I have been on a Scientific Illustration course!

Vicia cracca from a rocky beach in southern Norway.

I have been so excited and full of expectation for a few weeks now, but last week I spent five days learning all about Scientific illustration; botanical of course.

In the previous sentence I said ‘all about’! I loved it, but it was something completely outside my comfort zone and my choice to do it. I now need lots of practice as I am a long way from knowing ‘all about’ scientific illustration.

But first of all, why as a botanical artist did I feel I needed to study botanical/scientific illustration? There are loads of reasons, but I suppose it starts off with the way I do botanical art. I am not a loose painter, I like to get the details completely correct and therefore much of my work is done with a fairly dry brush. I have always liked detail and accept that this is the reason I get so much enjoyment out of botanical art. I like to see and show how the plant functions.

Also, and very importantly, I want to show viewers of my artwork, the correct detail in an artistic way. Compare it to doing a portrait of a person and the need to get the likeness as close as possible whilst having some artistic freedom in the way you do it..

Therefore these are some of the reasons why I think that studying botanical illustration helps me, bearing in mind I am not a botanist:

  • I can study the minutest detail on the plant and include it in the final artwork.
  • I get to see how this bit connects to that bit.
  • I can see the differences more clearly from one plant to another and one species to another.
  • If painting a species through different seasons, I am not so dependent on keeping my specimen fresh but can paint from it when pressed and dried.

These thoughts are related specifically to me and my development as a botanical artist, but may also be of interest to others.

Having said this, I can also see where it might help a lot of people. I don’t know how many times I have seen pictures where connections have been incorrect or where someone has quickly done some thorns or hairs, but maybe painted or drawn the wrong sort and included them the wrong way round. Scientific illustration would help everyone to correctly:

  • Observe
  • Identify
  • Depict

I went on this course with Anita Walsmit Sachs at her studio in The Hague, The Netherlands. I chose to do her course because it was for five days and not just a couple of days. This is her website:

anitawalsmitsachs.nl

What I found were motivated students, a warm welcome and an extremely experienced tutor in scientific illustration. Anita’s work is beautiful and she guided us each through the depiction of the plants we had chosen to do. Some chose to work on live specimens (a little easier [I think]) and two of us chose to work on dried specimens. Some had been on a similar course with Anita previously and two us hadn’t (one using a live specimen and I a dry one).

My plant was Vicia cracca – Tufted vetch. Anita had several pressed and dried plants to choose from – as well as live specimens. I chose the Vicia cracca because it reminded me of being on a stony beach near my daughter’s home in Norway. I took the above picture last summer. Though one of the struggles I had with my choice was that every part of it was tiny and very delicate.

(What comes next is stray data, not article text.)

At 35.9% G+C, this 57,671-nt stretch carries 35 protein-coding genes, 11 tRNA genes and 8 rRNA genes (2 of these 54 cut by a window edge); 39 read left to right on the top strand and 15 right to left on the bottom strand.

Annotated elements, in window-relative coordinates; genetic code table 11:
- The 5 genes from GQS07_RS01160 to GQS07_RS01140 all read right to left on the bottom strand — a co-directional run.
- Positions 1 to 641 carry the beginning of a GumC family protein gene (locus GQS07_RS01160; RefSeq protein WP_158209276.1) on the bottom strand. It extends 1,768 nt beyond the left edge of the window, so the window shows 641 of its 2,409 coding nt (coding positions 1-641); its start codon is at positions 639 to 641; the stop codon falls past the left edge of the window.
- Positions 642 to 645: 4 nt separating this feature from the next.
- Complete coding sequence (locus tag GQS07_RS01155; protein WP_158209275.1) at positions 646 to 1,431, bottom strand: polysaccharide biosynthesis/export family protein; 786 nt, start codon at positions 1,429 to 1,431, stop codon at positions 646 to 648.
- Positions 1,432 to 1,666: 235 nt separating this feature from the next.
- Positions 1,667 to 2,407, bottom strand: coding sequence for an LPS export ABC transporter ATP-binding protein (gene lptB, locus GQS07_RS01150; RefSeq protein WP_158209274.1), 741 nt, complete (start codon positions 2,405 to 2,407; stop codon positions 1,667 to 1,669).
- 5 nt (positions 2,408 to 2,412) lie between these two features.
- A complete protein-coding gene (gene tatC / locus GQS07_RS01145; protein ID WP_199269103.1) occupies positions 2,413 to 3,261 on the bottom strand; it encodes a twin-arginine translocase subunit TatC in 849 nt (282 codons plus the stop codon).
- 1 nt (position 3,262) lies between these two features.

Below are some of the pictures I took of the plant. The tiny flower had to be dismantled and each part drawn. For this, the flower is specially treated and after that I spent a lot of time chasing it and its parts around a Petri dish with water in it. The picture of the flower is while it is floating in the water. Can you imagine chasing a petal, or even an anther (0.3mm) around so I can get it under a piece of glass for the microscope. Each time you try to lay the glass down, the specimen whooshes away. I tried to keep my comments under control!

A dried and pressed flower enlarged.
A floating flower

 

 

 

 

 

 

 

 

 

 

 

 

 

 

The last two pictures are of the plan and some of the work done on the final plate. For this I used both Micron pens and Uni pens. But now I am home again I have been cleaning up my Rotring Pens.

My final comment on this blog is to mention ‘stippling’. If doing it properly, it is not a lot of dots! Each mark is placed carefully on the paper. This is the area where in particular I need a lot of practice; but the results can be incredible. I wish I could show you some of Anita’s work as it was extremely beautiful – but it isn’t mine to show.

Plan or the Scientific plate for Vicia cracca.

The Shirley Sherwood Collection preview – and more

© Charles Francis

The above picture was taken last night by Charles Francis and the book was apparently meant to be a surprise Christmas present from Robin. Dr. Shirley Sherwood is in the process of signing her latest edition and I am told more was written, but I am not allowed to see this until Christmas Day.

Robin and I were invited to the preview of the latest exhibition at the Royal Botanic Gardens, Kew, in the Shirley Sherwood Gallery. Many people may know that this is the only purpose built botanical art gallery in the world. It introduces people to plants in a completely new way, encouraging people to look at and appreciate them with different eyes.